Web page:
Now, here is a nice little doll quilt that I made sometime after finishing my second quilt. I made three of these altogether. The first two were given to the little girls that I used to nanny. This one I kept for myself. The ones I gave the girls were much cuter and prettier than this one. I find this one kind of drab, especially that grey border.
This quilt is interesting for me to reflect on here though. Sometime between finishing the second quilt and making this one, I learned two very important things about quilting -- 1. How to do the "rocking" stitch and 2. How to hide the quilting knots. This is the first quilt where my quilting stitches are visible on both the front AND the back. I did not have to add "extra" layer to conceal my knots. I have learned the secret to hiding them! You have to "pop" the knot through the fibers of the top or back layer before you cut the thread off. Thus, hiding it in the between layers of the quilt where no one will see them! Brilliant!
Oh, and I used REAL quilting thread this time! They actually sell it in the store where they sell the other threads and it says "Hand Quilting" right on the label! Imagine that!
Each of these squares are approximately 1 1/2" across. The overall size of this quilt is 18" x 20". If you've seen my first quilt, you will recognize that red fabric with the cats on it from my first quilt! That fabric on the bottom left with the frogs has always been one of my favorites! Oh, and that red polka dotted fabric? It is actually leftovers from when I made myself a clown costume in 8th grade (1984)!
Now, here you can see my quilting stitches. Notice how uneven the size of the stitches are. This is very typical of a beginning quilter. The goal when doing hand quilting is to get your stitches even. Once you have mastered that, you move on to getting the stitches as small as possible. This only comes with practice -- hours upon hours of practice!
For anyone interested, I'm averaging about 4-5 stitches per inch in my quilting here. For comparison, 6 stitches/inch is considered "average" while 8 stitches/inch is "accomplished" and 10 is considered "expert". It goes higher than 10, but let's not worry about that, since I'm still not there yet!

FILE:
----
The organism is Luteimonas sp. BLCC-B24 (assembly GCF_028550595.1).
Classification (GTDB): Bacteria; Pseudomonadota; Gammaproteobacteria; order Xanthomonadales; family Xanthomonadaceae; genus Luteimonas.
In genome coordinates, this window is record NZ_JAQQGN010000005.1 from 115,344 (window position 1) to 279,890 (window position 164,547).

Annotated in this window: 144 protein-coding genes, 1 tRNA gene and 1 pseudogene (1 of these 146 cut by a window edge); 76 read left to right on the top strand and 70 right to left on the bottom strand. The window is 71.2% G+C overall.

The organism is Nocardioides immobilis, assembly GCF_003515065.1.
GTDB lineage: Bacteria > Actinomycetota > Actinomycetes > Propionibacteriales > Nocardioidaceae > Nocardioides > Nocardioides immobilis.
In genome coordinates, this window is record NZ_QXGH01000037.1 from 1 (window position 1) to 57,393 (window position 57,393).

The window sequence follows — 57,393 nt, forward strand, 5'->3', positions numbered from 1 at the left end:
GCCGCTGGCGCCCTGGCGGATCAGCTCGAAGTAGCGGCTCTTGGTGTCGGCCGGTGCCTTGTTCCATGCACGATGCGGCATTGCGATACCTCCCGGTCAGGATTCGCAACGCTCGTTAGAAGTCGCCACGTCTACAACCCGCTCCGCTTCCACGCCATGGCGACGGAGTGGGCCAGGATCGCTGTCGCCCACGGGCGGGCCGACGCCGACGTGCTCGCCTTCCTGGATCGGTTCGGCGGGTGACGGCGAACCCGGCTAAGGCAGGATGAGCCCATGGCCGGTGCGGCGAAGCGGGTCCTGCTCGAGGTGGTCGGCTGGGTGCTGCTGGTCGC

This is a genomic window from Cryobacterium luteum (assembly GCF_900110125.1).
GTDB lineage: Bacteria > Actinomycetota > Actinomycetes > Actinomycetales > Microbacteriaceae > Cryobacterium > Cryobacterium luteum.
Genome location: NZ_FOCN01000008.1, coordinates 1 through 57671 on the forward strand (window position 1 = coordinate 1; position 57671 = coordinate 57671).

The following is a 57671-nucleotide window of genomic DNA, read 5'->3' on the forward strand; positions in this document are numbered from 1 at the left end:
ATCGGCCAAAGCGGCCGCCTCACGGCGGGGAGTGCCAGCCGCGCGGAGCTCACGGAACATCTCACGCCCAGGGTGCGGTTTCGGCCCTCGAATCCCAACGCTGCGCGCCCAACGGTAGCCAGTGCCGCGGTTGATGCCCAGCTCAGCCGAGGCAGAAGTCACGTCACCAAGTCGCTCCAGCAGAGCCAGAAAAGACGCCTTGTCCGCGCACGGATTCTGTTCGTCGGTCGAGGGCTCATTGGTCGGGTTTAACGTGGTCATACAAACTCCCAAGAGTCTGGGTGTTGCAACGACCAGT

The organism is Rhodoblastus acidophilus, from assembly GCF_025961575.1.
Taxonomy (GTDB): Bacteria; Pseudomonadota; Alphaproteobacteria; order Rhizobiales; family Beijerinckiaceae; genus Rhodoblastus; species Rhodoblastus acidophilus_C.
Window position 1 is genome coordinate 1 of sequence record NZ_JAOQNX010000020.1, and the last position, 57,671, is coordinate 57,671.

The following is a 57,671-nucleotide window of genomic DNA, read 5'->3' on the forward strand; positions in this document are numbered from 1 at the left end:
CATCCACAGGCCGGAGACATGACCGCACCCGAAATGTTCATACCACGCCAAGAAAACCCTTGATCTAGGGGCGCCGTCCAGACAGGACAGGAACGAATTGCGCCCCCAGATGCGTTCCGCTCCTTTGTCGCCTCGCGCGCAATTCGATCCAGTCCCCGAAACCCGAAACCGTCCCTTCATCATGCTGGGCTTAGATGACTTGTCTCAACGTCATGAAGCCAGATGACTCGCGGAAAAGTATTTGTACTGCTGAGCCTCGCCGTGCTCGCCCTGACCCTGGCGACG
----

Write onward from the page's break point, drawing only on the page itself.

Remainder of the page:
And if you're really into this, here is a sample of some of my more recent quilting from another quilt (circa 2005). See how much more even these stitches are compared to the doll quilt? And they are much smaller. These average 8 stitches/inch. When I think that some quilters can achieve 10 or 12 to the inch, I am just blown away by that!
And, so, not bad, if I do say so myself! This also goes to show you that if you are interested in starting quilting, please, do yourself a favor.....START SMALL! Doll quilts, potholders, table runners, place mats, that kind of thing. You can learn all the same skills and it is much easier!
Daisy Wall Hanging
I called this one "Everything's Coming Up Dasies". I'm not sure exactly when I started this, but I finished it in 2000. The overall size of this is 26 1/2" x 38". This actually started out as a quilt kit that I purchased at a quilt show. It came with the fabrics seen here on the front and a pattern. I didn't like the flower pattern that it came with, so I just made my own daisy pattern instead. I also changed the design by making some of the petals and leaves three-dimensional.
This ENTIRE quilt is hand sewn. This is also the first quilt that I made using applique. After making this, I found that I really enjoyed all the handwork. As you will see later on in some more recent quilts, I have incorporated applique in many of them.
What really appealed to me about this quilt was the bright and cheery colors used in the design. That is the part that I DID keep the same as the original pattern.
Here you can see some of the quilting I did around each flower. I used black thread to make it stand out more.
Close-up of the applique and quilting.
Here is a three-dimensional flower. I quilted the outline of this flower, as I did all the "flat" flowers.
When I originally made this, I didn't realize the leaves and petals were going to "droop" so much! I've always been meaning to tack these up so they weren't so droopy looking!
Love this color combo on this one!
Just another detail picture.
So, here you can see that the binding was actually pieced using the scraps of fabric left over after doing the flowers. This is one thing that I DID keep the same from the original design.
So, here's how it looks from the back....
I've always been pretty happy with how this one came out!
Although I finished this in 2000, there are others I made around the same time, so keep checking back for more quilt posts. Thank you for reading!